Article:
Around 1900, a potato seller was troubled over what to do about the scrap potatoes he had, so he asked a confectioner for advice, and the two came to develop the imoyōkan.
The imoyōkan is not overly sweet and makes full use of the simple and natural flavor of sweet potato. Its great texture and taste are loved by people of all ages.

Exercises on the Net #24

Question 1

Instruction: Change the following Japanese sentences, based on the instructions in the blanks after 1a - 2c.


(are wa maikeru san no gitā desu)

That is Michael’s guitar.

  • 1a
  • (to the negative sentence)

    (are wa maikeru san no gitā ja arimasen)

  • 1b
  • (to the question sentence)

    (are wa maikeru san no gitā desu ka)

  • 1c
  • (to the question sentence, adding “or Tom’s guitar?”)

    (are wa maikeru san no gitā desu ka soretomo tomu san no gitā desu ka)

  • 1d
  • (to the past)

    (are wa maikeru san no gitā deshita)


    (nihon no rāmen wa oishī desu)

    Japanese ramen is delicious.

  • 2a
  • (to the negative sentence)

    (nihon no rāmen wa oishikunai desu)

  • 2b
  • (to the question sentence)

    (nihon no rāmen wa oishī desu ka)

  • 2b1
  • (yes to 2b)

    (hai oishī desu)

    Yes, it is delicious.

  • 2b2
  • (no to 2b)

    (īe oishikunai desu)

    No, it is not delicious.

  • 2c
  • (to the past)

    (nihon no rāmen wa oishikatta desu)

    Question 2

    Instruction: Looking at the picture, answer the following questions.

  • 1
  • テーブルtēburunoうえueniバナナbananagaありますarimasuka

    (tēburu no ue ni banana ga arimasu ka)

    Is there a banana on the table?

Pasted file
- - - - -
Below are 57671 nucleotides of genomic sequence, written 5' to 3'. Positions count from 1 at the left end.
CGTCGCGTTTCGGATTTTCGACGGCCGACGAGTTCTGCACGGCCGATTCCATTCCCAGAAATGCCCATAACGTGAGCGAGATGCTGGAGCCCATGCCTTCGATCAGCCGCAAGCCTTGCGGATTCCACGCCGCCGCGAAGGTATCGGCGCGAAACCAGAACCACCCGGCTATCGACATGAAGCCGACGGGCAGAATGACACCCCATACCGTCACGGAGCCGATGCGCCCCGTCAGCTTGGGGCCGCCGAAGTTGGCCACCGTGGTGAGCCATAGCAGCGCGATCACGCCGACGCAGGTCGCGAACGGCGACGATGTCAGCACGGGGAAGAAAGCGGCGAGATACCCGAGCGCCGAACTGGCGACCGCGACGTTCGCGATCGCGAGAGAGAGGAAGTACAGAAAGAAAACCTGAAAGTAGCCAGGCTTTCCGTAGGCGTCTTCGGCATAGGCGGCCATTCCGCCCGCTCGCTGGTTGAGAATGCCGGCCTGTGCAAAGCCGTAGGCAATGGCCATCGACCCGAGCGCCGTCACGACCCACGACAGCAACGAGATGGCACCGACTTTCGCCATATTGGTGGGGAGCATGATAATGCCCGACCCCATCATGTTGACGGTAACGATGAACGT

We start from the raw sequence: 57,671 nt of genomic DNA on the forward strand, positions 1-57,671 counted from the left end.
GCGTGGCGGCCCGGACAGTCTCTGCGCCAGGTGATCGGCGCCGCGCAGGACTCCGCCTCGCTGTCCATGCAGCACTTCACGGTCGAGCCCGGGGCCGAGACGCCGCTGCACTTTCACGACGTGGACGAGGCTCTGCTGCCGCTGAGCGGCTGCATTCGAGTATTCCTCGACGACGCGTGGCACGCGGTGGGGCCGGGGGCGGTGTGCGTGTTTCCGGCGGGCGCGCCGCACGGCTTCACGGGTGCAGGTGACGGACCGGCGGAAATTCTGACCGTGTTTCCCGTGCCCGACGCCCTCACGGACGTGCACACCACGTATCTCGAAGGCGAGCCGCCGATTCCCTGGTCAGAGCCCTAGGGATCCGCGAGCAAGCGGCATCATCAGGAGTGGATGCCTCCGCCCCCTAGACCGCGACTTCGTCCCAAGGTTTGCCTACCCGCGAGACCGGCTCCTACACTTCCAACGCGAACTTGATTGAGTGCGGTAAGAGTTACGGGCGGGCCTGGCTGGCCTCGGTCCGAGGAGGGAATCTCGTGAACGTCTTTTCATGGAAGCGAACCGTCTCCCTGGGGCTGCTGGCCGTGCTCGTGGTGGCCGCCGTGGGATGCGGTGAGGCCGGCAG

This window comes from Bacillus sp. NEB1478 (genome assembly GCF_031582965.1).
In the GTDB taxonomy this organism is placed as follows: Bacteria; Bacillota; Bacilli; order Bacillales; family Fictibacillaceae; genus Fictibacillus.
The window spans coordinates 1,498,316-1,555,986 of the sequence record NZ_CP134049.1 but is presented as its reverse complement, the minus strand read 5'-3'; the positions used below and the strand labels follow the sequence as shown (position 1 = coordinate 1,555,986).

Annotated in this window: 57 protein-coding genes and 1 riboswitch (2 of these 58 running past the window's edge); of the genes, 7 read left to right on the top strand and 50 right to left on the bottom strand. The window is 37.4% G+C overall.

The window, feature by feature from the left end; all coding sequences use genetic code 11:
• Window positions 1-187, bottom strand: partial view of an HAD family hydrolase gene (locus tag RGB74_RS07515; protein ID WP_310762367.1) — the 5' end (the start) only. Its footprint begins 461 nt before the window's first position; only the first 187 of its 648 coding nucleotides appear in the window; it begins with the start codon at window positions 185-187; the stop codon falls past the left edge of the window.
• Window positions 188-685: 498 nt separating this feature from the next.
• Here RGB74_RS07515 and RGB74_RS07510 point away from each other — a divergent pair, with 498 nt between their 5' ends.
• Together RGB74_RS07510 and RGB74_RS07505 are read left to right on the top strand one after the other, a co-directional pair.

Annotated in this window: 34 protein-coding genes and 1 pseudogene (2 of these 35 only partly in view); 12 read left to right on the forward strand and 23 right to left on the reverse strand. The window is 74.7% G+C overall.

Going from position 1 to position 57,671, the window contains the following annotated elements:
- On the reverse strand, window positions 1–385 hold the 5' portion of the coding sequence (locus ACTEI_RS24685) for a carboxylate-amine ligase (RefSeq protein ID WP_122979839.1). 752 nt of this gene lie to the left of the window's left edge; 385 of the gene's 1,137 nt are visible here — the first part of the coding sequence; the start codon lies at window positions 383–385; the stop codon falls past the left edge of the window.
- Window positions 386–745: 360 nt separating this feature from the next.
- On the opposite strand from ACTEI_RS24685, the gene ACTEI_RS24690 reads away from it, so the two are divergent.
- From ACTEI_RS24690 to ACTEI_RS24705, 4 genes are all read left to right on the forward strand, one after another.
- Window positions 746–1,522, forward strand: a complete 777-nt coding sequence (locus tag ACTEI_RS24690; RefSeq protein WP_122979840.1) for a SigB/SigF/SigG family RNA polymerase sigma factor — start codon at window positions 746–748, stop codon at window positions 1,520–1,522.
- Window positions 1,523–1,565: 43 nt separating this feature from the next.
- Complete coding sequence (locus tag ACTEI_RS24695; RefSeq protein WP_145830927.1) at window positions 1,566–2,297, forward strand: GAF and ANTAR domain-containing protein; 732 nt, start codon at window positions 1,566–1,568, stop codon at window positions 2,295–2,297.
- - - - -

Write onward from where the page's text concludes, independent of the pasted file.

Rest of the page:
(hai arimasu)

    Yes, there is.

  • 2
  • テーブルtēburunoしたshitaniねこnekogaいますimasuka

    (tēburu no shita ni neko ga imasu ka)

    Is there a cat under the table?

    (īe imasen)

    No, there isn’t.

  • 3
  • へやheyanoなかnakaniだれdaregaいますimasuka

    (heya no naka ni dare ga imasu ka)

    Who is in the room?

    (onna no ko ga imasu)

    There is a girl in the room.

    Question 3

    Instruction: Bob has just come back from her short business trip. At his office in LA, Ms. Saito, his boss, is chatting with him. Reading their conversation, answer the following questions, of course, in Japanese.


    (bobu san tōkyō wa do deshita ka)

    How was your trip to Tokyo, Bob?

    (totemo omoshirokatta desu)

    It was very interesting.

    (nani o tabemashita ka)

    What did you eat there?

    (sarada o tabemashita)

    I ate a salad.
    さいとうsaitō:え? ラーメンは? てんぷらは?

    (e) (rāmen wa) (tempura wa)

    What? Didn’t you enjoy ramen? How about tempura?

    (tabetakatta desu) (demo onaka ga itakatta desu)

    I wanted to try them, but I had a stomachache.

    (daijōbu deshita ka)

    Were you all right?

    (hai) (hoteru no kurōku ga asupurin o kuremashita)

    Yes, the cloak at the hotel gave me an aspirin.
  • 1
  • ボブbobuさんsanwaどこdokoeいきましたikimashitaka

    (bobu san wa doko e ikimashita ka)

    Where did Bob go?

    (tōkyō e ikimashita)

  • 2
  • ボブbobuさんsanwaなにnanioたべましたtabemashitaka

    (bobu san wa nani o tabemashita ka)

    What did Bob eat?

    (sarada o tabemashita)

  • 3
  • クロークkurōkuwaボブbobuさんsanniなにnanioあげましたagemashitaka

    (kurōku wa bobu san ni nani o agemashita ka)

    Where did the cloak give to Bob?

    (asupirin o agesmashita)

    Hiragana, Katakana, and Kanji

    There are three kinds of letters in Japan, and a combination of the three creates meanings. You can find lots of letters around the city, so try and search for them. Hiragana and katakana are syllabaries, where one character represents a syllable.

    Read More